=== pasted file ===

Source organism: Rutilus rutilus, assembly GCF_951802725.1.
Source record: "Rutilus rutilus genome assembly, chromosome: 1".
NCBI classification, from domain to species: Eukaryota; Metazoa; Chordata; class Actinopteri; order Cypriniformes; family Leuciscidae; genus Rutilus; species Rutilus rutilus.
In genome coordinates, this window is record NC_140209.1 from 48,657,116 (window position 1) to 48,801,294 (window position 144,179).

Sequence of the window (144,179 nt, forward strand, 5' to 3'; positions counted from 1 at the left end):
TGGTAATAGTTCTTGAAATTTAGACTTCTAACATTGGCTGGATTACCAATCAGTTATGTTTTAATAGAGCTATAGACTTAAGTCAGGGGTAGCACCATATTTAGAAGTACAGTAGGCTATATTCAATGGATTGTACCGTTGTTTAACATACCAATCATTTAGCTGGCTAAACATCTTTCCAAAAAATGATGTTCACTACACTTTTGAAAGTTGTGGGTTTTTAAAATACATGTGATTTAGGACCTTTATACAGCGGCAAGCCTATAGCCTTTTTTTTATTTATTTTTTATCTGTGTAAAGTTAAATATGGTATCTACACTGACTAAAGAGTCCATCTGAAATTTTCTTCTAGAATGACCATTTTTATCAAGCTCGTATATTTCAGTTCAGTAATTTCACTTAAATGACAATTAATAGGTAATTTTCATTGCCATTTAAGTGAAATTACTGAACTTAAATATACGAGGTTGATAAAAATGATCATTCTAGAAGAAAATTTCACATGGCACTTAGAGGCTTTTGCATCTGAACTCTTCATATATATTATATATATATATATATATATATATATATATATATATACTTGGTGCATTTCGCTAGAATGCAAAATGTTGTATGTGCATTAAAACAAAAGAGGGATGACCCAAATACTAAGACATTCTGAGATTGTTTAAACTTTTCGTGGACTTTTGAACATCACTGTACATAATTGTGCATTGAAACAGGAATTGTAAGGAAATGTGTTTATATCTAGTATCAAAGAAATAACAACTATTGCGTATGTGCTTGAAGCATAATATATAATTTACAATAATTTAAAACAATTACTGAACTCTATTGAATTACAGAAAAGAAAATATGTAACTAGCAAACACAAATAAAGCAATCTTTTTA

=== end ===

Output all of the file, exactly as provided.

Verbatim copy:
Source organism: Rutilus rutilus, assembly GCF_951802725.1.
Source record: "Rutilus rutilus genome assembly, chromosome: 1".
NCBI classification, from domain to species: Eukaryota; Metazoa; Chordata; class Actinopteri; order Cypriniformes; family Leuciscidae; genus Rutilus; species Rutilus rutilus.
In genome coordinates, this window is record NC_140209.1 from 48,657,116 (window position 1) to 48,801,294 (window position 144,179).

Sequence of the window (144,179 nt, forward strand, 5' to 3'; positions counted from 1 at the left end):
TGGTAATAGTTCTTGAAATTTAGACTTCTAACATTGGCTGGATTACCAATCAGTTATGTTTTAATAGAGCTATAGACTTAAGTCAGGGGTAGCACCATATTTAGAAGTACAGTAGGCTATATTCAATGGATTGTACCGTTGTTTAACATACCAATCATTTAGCTGGCTAAACATCTTTCCAAAAAATGATGTTCACTACACTTTTGAAAGTTGTGGGTTTTTAAAATACATGTGATTTAGGACCTTTATACAGCGGCAAGCCTATAGCCTTTTTTTTATTTATTTTTTATCTGTGTAAAGTTAAATATGGTATCTACACTGACTAAAGAGTCCATCTGAAATTTTCTTCTAGAATGACCATTTTTATCAAGCTCGTATATTTCAGTTCAGTAATTTCACTTAAATGACAATTAATAGGTAATTTTCATTGCCATTTAAGTGAAATTACTGAACTTAAATATACGAGGTTGATAAAAATGATCATTCTAGAAGAAAATTTCACATGGCACTTAGAGGCTTTTGCATCTGAACTCTTCATATATATTATATATATATATATATATATATATATATATATATATACTTGGTGCATTTCGCTAGAATGCAAAATGTTGTATGTGCATTAAAACAAAAGAGGGATGACCCAAATACTAAGACATTCTGAGATTGTTTAAACTTTTCGTGGACTTTTGAACATCACTGTACATAATTGTGCATTGAAACAGGAATTGTAAGGAAATGTGTTTATATCTAGTATCAAAGAAATAACAACTATTGCGTATGTGCTTGAAGCATAATATATAATTTACAATAATTTAAAACAATTACTGAACTCTATTGAATTACAGAAAAGAAAATATGTAACTAGCAAACACAAATAAAGCAATCTTTTTA